Sharing Salary with Co-Workers: 

There has been a lot written lately regarding discussing your pay with co-workers as part of a broader movement toward pay transparency. There are three main arguments generally proposed in favor of talking to co-workers about pay. 

1)    Pay discrepancy – there is still a lot of worker pay inequality and discrimination.

2)    Knowledge equals power – it levels the playing field in salary negotiations

3)    People should advocate for their pay. 

These are valid goals, but I believe the question is the wrong one.  In fact, talking to co-workers about pay does not address these issues and can create significant risks for you, your employer and the co-workers you speak with.  I propose that the right question is how to increase transparency to achieve the above goals and to ensure you are properly compensated. 

People should to be paid what they are worth – period. There is still a lot of pay discrimination and inequality. But, there is also more information about pay readily available than there has ever been without the inherent risks in discussing pay with your co-workers. 

Pay transparency vs. talking to co-workers can be an important part of that.  In our own practice, I advise most of our law firm clients, depending on their culture, to be relatively transparent with regard to compensation in terms of a finite range, which in the legal field, is often based on certain metrics that are objective. Subjective factors for compensation usually determine where someone falls within that range. Firms who have opened up and become more transparent have also created a lot of work for their management. Especially in the transition to increased transparency, there can be chaos and a large number of conversations with employees as well as hard feelings.  But it creates a more trusting, open environment and a work culture where people know what is expected, how they should perform, and what they should focus on to achieve their goals. It helps employers align corporate goals with people’s individual goals.  It helps employees understand how they and their role fit into the organization and how they can impact their compensation. In a corporate environment, I believe that a flat corporate structure where you collaborate with your manager to achieve your personal goals and the firms goals is the ideal. Pay transparency and the goals and results of a well-executed pay strategy are laudable objectives to work toward.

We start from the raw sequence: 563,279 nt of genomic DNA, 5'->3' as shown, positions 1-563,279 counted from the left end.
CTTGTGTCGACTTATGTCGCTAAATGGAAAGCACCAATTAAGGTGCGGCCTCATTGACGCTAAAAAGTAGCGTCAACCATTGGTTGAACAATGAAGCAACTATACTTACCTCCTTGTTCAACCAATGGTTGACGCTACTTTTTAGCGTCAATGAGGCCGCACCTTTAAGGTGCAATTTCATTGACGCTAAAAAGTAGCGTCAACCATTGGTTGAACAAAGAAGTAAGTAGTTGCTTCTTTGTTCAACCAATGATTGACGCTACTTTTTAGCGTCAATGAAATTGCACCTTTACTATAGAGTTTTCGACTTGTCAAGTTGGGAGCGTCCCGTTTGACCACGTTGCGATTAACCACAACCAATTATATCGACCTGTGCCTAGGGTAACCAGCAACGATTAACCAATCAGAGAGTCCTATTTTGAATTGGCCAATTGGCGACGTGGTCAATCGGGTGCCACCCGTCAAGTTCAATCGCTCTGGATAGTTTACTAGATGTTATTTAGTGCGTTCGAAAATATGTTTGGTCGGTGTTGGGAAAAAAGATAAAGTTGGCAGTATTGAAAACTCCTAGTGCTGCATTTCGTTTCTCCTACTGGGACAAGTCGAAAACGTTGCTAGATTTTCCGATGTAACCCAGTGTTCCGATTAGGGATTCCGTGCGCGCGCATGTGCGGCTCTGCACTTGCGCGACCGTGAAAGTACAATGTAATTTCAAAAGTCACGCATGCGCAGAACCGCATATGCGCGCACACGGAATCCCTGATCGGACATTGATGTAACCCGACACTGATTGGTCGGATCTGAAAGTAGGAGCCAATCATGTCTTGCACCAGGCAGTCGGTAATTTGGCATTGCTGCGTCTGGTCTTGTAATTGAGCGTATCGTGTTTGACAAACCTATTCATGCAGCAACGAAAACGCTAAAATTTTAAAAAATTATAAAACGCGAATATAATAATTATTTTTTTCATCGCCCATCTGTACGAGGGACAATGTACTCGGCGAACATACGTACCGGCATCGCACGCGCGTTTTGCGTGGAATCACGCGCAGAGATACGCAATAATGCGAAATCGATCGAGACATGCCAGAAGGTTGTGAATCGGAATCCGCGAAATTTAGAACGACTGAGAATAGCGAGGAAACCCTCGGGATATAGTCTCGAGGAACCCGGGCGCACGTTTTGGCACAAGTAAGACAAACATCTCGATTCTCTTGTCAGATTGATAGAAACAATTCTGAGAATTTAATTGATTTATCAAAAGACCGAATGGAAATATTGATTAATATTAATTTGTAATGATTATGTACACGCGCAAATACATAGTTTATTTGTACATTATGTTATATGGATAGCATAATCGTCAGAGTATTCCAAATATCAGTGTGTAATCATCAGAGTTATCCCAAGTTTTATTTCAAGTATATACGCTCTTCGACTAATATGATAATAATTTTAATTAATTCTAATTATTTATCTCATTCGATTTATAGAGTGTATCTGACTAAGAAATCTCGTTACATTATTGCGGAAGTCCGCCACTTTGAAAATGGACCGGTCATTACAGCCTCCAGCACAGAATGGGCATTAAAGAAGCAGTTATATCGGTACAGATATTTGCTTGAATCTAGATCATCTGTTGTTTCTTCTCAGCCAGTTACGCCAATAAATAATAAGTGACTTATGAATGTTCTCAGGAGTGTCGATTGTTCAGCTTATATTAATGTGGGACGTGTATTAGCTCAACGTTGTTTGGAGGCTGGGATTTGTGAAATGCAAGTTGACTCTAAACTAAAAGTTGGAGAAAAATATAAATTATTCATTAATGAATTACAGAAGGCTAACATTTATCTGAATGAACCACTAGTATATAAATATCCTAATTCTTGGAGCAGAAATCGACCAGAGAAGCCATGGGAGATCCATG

Ultimately, the advice to talk to your co-workers is so that you can take that information to your manger or boss who can actually affect your pay.  My advice: leave out your co-worker who cannot affect your pay. Encouraging people to talk about pay and to advocate for themselves is a great idea.  The question is with whom and how to best impact your pay? How to ensure you are getting market value and who you should approach about that. 

Here are some risks of talking to a co-worker about their pay: 

1)    They cannot affect your compensation. 

2)     You learn what THEY are worth in their role to your employer – not what you are worth. 

3)     Some people don’t want to talk about their pay- you may offend; companies sometimes have a policy against it. 

4)     It is not enough data-you don’t know their full background, if they were hired in a great or terrible economy, if there are specific things they’ve been asked to do, etc.

5)    People are not always totally forthcoming - we have had people give us pay with the value of benefits and an anticipated raise or anticipated bonus factored. They may not wish to admit where they stand. 

See full interview here on Channel 7 News Denver

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